My parents, especially my mother, read poetry out loud to me. I remember particularly hearing the poems from A Child’s Garden of Verses, Alice in Wonderland, and Through the Looking Glass out loud. She read Dr. Seuss’ Happy Birthday to You out loud every year (she and my brother and I all still recite it–being tall, I’ve always taken particular delight in “the tallest of all-est”). When I got older, she read me poems by Robert Service. Before I learned to think much about the sense of the words, she taught me to delight in the sound of the rhymes.

About how many books of poems do you review each year on average? Do you have an established goal of how many you will read and/or review each year? Or is the process more organic?

The process is organic. Sometimes I wake up with a certain poem going through my mind. Sometimes I look one up, because I know I’ve “felt” something like this before. Occasionally I look for a poem just because it will give me something to carry around in my head all day.

Recommend some poets for beginners. Recommend some poetry translations or poetry for those who’ve read more poetry than others.

I think narrative poems are great for beginners. Robert Service tells funny stories. C.S. Lewis tells good stories, too. Some of the Romantic and Victorian poets wrote narrative verse–The Lady of Shalott has always been a favorite of mine.

For people who already read poetry and want to branch out, I’d recommend comparing translations of something like Rilke’s Duino Elegies. I’ve done this all my life, searching for the one that first made me love them, and still haven’t found it. But I’ve found a lot of good phrases along the way. Who knows, at this point maybe I wouldn’t be as fond of that original translation as I was at the age of 14 or so.

I also recommend browsing. I have the luck to work in a college library, so each month I go and flip through the new volumes of poetry to see what I might like.

In terms of favorite and perhaps less-read poets, I think everybody should try more poems by Wallace Stevens.

Necromancy Never Pays is not strictly about poetry, but as someone who is in the academic world, how important do you think talking about poetry online is and why?

I am “of” the academic world, but not so much “in.” I think people in a liminal position notice more about their surroundings, and that’s part of what poetry does; it offers new perspectives.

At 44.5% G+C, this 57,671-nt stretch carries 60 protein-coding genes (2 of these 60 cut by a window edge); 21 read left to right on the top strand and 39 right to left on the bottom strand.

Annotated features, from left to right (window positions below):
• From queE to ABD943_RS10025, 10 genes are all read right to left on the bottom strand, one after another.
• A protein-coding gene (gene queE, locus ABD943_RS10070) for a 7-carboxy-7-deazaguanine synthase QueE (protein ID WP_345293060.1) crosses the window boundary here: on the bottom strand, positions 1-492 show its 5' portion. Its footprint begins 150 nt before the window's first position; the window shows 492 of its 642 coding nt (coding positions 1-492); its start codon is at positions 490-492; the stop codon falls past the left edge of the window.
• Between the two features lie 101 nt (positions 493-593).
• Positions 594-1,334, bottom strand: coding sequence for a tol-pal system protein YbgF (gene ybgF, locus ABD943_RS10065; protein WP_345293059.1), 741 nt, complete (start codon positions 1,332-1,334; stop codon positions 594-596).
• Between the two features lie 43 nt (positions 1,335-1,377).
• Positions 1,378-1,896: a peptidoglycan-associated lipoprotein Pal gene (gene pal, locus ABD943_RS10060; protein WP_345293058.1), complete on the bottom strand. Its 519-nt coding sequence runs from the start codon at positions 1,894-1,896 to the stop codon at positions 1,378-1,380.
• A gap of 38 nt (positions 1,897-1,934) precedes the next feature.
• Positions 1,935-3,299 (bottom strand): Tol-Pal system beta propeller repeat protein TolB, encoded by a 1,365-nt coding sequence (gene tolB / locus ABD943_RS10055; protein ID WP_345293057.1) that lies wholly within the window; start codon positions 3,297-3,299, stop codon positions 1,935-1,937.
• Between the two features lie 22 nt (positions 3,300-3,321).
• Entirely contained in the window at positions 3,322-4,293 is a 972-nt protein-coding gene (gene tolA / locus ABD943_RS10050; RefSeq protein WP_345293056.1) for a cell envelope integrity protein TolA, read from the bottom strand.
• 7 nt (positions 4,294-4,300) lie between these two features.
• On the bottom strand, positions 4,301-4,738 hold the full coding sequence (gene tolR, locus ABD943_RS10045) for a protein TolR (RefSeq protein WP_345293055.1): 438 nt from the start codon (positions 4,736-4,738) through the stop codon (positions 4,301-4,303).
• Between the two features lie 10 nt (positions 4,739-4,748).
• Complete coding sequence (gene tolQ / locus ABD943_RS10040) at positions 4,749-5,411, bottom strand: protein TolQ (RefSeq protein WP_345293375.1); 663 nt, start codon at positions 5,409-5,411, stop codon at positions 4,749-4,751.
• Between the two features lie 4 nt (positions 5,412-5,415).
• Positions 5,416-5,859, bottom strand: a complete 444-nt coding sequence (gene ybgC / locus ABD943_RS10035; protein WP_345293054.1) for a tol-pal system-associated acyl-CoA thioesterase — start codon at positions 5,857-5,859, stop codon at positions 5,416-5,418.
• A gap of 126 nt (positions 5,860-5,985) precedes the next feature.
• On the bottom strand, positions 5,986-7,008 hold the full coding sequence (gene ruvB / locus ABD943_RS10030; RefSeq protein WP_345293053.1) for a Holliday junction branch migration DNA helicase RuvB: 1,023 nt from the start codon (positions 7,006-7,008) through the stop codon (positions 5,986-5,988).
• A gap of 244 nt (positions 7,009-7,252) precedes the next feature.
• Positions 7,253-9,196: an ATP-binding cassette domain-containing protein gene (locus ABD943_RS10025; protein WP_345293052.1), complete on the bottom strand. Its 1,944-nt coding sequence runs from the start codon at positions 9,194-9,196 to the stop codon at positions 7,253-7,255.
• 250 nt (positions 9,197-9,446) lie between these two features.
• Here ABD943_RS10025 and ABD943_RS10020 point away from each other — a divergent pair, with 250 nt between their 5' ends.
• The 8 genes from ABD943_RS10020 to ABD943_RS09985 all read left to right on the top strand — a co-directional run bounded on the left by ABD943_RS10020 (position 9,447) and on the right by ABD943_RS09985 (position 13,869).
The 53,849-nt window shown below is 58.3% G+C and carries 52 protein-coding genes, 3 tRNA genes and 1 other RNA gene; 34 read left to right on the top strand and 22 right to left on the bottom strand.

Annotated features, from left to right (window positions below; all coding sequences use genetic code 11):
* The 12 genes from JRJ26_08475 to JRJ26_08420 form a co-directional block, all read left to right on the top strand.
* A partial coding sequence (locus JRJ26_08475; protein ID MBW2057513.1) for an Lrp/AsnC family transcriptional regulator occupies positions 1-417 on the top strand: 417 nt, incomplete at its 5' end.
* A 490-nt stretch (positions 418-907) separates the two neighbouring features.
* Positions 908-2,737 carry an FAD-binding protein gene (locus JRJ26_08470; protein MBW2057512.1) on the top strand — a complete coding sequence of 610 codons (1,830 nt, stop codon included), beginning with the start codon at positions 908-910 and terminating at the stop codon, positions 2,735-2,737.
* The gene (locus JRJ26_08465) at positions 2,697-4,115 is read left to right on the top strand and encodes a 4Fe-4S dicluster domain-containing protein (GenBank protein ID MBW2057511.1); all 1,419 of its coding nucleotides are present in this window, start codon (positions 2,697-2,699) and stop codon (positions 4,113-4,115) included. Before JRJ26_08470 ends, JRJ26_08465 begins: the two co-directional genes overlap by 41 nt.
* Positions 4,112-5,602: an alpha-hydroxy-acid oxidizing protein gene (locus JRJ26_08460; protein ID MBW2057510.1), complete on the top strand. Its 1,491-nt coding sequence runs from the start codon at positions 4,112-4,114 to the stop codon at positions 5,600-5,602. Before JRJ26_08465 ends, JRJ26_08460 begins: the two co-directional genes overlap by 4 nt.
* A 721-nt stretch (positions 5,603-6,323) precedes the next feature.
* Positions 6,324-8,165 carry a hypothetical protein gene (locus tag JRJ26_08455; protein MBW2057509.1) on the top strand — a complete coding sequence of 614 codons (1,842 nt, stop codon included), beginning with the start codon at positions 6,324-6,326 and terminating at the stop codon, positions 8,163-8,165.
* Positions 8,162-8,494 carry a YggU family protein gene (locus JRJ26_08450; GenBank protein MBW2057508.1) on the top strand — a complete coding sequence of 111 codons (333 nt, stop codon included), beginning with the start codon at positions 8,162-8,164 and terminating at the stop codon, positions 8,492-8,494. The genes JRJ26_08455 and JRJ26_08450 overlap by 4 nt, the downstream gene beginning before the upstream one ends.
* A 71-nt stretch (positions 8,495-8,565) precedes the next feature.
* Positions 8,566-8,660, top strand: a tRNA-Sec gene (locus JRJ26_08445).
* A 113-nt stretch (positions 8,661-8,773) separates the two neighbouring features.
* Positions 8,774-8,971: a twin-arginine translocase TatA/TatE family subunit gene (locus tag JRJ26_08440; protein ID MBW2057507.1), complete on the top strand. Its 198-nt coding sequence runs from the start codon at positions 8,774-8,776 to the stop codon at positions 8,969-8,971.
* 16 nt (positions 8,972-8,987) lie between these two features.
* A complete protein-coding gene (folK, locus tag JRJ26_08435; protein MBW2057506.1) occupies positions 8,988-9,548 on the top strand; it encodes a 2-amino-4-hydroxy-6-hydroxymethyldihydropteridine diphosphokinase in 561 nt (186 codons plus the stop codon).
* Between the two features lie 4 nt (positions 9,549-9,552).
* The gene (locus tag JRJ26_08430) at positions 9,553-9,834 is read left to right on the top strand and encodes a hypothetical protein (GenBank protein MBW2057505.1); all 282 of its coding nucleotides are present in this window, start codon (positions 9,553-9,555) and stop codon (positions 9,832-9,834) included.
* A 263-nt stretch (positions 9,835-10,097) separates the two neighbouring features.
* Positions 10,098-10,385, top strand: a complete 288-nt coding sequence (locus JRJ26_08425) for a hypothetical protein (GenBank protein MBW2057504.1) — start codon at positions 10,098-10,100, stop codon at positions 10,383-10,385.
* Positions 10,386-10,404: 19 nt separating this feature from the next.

Talking about poetry online is as essential as anything I’ve ever done in my life. Most people need more poetry, but they don’t often know it. Blogging about poems used to be an extension of teaching about them, for me, but now that I’m not teaching poetry in the classroom anymore, I’m re-discovering some of those poems in a more personal way, which I think is the only way to share a love of poetry. It works on emotions, so showing why you love it involves feelings.

What are you reading now? How do you view the world of poetry and its future?

I’m thinking about a way to make a John Donne poem accessible to readers of my blog (probably The Flea), still re-reading Todd Davis, sampling Katrina Vandenberg’s Atlas (this was a recommendation from another blogger), and making my way through Maureen McLane’s My Poets.

The world of poetry and its future? People will always be reading and writing poetry. I hope that my contribution to this world will be to help open it up and remind people of how to experience it for themselves. So many times when poetry is served up at the table, people push back and say, “I’m full already” when what they mean is more like the British sometimes describe their reaction to being offered a French gateau for dessert: “that’s much too rich for me.” A taste for poetry is as basic as a child’s longing for sweets. The trick is to keep developing your tastes, so you can appreciate the more subtle flavors.

Thanks for continuing to keep those of us who love poetry organized a bit, Serena. You’re always creating more community and enthusiasm.

You’re welcome, Jeanne, and thank you for answering these questions at the last minute.